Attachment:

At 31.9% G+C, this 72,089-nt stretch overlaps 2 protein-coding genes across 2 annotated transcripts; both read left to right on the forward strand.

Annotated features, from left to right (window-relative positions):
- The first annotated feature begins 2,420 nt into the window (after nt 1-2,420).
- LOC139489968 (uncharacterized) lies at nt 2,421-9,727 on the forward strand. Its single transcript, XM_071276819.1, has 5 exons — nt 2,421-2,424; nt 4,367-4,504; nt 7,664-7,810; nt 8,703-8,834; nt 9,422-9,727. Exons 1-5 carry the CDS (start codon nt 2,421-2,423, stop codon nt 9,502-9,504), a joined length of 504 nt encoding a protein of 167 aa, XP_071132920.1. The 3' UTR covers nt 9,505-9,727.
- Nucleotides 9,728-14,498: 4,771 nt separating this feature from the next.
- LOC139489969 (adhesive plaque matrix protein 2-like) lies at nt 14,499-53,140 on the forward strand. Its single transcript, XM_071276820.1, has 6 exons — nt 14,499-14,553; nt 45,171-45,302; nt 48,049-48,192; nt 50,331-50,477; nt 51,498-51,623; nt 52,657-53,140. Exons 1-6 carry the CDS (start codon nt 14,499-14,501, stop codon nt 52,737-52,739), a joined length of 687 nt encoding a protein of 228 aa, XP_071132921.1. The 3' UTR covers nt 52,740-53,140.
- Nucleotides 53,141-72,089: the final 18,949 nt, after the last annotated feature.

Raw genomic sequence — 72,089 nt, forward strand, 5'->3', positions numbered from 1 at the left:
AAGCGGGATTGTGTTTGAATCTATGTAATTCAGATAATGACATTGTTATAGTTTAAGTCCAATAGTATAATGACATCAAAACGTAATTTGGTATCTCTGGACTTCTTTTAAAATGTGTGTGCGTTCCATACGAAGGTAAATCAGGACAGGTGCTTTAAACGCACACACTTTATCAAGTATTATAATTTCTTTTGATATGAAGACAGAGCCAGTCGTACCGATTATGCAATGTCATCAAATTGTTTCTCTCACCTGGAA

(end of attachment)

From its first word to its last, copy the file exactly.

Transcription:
At 31.9% G+C, this 72,089-nt stretch overlaps 2 protein-coding genes across 2 annotated transcripts; both read left to right on the forward strand.

Annotated features, from left to right (window-relative positions):
- The first annotated feature begins 2,420 nt into the window (after nt 1-2,420).
- LOC139489968 (uncharacterized) lies at nt 2,421-9,727 on the forward strand. Its single transcript, XM_071276819.1, has 5 exons — nt 2,421-2,424; nt 4,367-4,504; nt 7,664-7,810; nt 8,703-8,834; nt 9,422-9,727. Exons 1-5 carry the CDS (start codon nt 2,421-2,423, stop codon nt 9,502-9,504), a joined length of 504 nt encoding a protein of 167 aa, XP_071132920.1. The 3' UTR covers nt 9,505-9,727.
- Nucleotides 9,728-14,498: 4,771 nt separating this feature from the next.
- LOC139489969 (adhesive plaque matrix protein 2-like) lies at nt 14,499-53,140 on the forward strand. Its single transcript, XM_071276820.1, has 6 exons — nt 14,499-14,553; nt 45,171-45,302; nt 48,049-48,192; nt 50,331-50,477; nt 51,498-51,623; nt 52,657-53,140. Exons 1-6 carry the CDS (start codon nt 14,499-14,501, stop codon nt 52,737-52,739), a joined length of 687 nt encoding a protein of 228 aa, XP_071132921.1. The 3' UTR covers nt 52,740-53,140.
- Nucleotides 53,141-72,089: the final 18,949 nt, after the last annotated feature.

Raw genomic sequence — 72,089 nt, forward strand, 5'->3', positions numbered from 1 at the left:
AAGCGGGATTGTGTTTGAATCTATGTAATTCAGATAATGACATTGTTATAGTTTAAGTCCAATAGTATAATGACATCAAAACGTAATTTGGTATCTCTGGACTTCTTTTAAAATGTGTGTGCGTTCCATACGAAGGTAAATCAGGACAGGTGCTTTAAACGCACACACTTTATCAAGTATTATAATTTCTTTTGATATGAAGACAGAGCCAGTCGTACCGATTATGCAATGTCATCAAATTGTTTCTCTCACCTGGAA